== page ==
On the following day, the Palestinian Arabs organized a counter-demonstration that emerged from the courtyards of Al-Aqsa Mosque and headed to the Al-Buraq Wall, which morphed into the eruption of the first Palestinian popular revolution that started from Jerusalem and spread throughout Palestine from Beersheba and Hebron in the south to Safad in the north.
“Al-Buraq Revolution” in 1929 was considered the first major popular revolution against the Zionist project in Palestine, although it was preceded by several uprisings, demonstrations, and popular movements against the British occupation and the Zionist existence. Al-Buraq Revolution played a major in creating the Palestinian public consciousness of the danger of the Zionist schemes and in highlighting the role of the British Mandate authorities in the Judaization of Palestine, and in building the Palestinian national identity.
Muslims consider the Al-Buraq Wall an Islamic endowment, and they keep deeds and documents that give them the right to administer the place, and Al-Buraq is part of the Western Wall of the Al-Haram Al-Sharif. It is believed that it is the place where the Prophet Muhammad, PBUH, rested for the winged Buraq, which he carried from him on the journey of the Isra and Mi’raj, passing through Jerusalem.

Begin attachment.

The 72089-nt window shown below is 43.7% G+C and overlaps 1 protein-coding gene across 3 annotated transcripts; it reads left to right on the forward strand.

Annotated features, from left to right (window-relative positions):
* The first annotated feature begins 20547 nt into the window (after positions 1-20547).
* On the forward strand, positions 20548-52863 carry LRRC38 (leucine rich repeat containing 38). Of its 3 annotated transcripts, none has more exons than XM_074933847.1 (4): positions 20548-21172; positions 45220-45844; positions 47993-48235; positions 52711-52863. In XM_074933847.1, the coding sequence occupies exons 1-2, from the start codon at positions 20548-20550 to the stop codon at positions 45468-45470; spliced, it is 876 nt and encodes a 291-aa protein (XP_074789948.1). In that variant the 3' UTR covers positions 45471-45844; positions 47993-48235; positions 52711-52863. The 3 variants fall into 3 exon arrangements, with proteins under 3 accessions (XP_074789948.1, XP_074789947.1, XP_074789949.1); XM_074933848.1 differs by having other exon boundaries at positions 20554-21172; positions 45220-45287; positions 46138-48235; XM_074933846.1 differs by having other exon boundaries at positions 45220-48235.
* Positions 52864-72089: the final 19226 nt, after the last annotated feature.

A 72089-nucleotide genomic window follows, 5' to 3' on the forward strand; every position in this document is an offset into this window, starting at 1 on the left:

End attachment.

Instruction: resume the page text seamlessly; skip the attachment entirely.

Al-Buraq Wall constitutes the southern part of the western wall of the Temple Mount with a length of about 47 meters and a height of about 17 meters, and the Jews did not take it as a place of worship at any time until after the issuance of the “Balfour Declaration” in 1917. This wall was not part of the alleged“Jewish Temple”, but Islamic tolerance is what enabled the Jews to stand in front of it, and weep over its demise, and the demise of the short-lived “Jewish state” in ancient times.
During Ottoman rule, the Jews were allowed to perform their rituals against the wall. An unwritten agreement was made between the administration of the Islamic Waqf and the Jews that the Jews would not build any building near the wall or put anything in its courtyard, which lasted for several years.
The British “Mandate” authorities, which inherited the administration of Palestine after World War I, maintained the status quo in the holy places. However, since the decline of the rule of the Ottoman Empire, the Jews have made attempts to change the status quo of the holy places, and their endeavor was to achieve Jewish control over Al-Haram Al-Sharif.